Years ago, I had a boyfriend whose family was Methodist. He told me that none of them really got along with each other. I braced myself for the holidays with them. There was not enough bracing in the world for what I witnessed: Nothing... There was no yelling. There was no throwing. Everybody was cordial to each other... Polite... Friendly even. "Happy Holidays". "How've you been?" I'm like: "What the hell is this? You promised me three generations of hate. I've been ruder to strangers with expired coupons on the check-out line." All I could hear in my own head was: "Dorothy, you're not in the Land of the Jews anymore."
When Jewish people go to a family gathering big or small, public or private, there are certain unwritten rules we've all learned to follow over the millennia:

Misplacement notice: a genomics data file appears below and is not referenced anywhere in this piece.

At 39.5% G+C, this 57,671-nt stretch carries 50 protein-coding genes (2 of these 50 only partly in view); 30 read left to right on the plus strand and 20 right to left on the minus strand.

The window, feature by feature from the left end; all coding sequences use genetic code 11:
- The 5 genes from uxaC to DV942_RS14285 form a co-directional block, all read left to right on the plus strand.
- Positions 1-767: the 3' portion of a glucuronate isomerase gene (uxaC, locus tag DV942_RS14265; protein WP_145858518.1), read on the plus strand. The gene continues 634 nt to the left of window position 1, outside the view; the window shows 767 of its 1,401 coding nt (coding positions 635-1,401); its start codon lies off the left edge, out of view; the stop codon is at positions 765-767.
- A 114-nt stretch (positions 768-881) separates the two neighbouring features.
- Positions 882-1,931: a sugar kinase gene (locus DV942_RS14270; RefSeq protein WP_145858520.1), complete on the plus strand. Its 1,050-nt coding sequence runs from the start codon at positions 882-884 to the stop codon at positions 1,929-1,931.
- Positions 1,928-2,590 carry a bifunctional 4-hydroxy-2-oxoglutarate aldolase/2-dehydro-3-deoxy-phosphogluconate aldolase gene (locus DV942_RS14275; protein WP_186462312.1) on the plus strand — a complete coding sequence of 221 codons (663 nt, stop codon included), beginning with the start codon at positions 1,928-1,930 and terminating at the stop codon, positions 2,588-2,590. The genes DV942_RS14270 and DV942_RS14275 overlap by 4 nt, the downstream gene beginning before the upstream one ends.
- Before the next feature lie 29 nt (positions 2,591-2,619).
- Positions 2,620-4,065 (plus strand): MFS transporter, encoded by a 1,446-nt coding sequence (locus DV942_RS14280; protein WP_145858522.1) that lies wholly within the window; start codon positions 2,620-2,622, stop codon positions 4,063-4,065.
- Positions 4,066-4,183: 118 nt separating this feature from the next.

- Anything... Even innocent holiday greetings... can easily be turned into an argument.
- There's no such thing as a rhetorical question.
"Yeah, if you don't get drunk and make a fool of yourself like you did at the baseball game that we got thrown out of in July, I'll have a happy holiday."
"How've You Been?"
"How've I been? Miserable, that's how I've been. I went back to the same doctor eight times and he still can't find what's wrong. He took me off the one pill that was working and put me on something else. Now look at the rash I got... And, let me tell you: It's not just on my arm."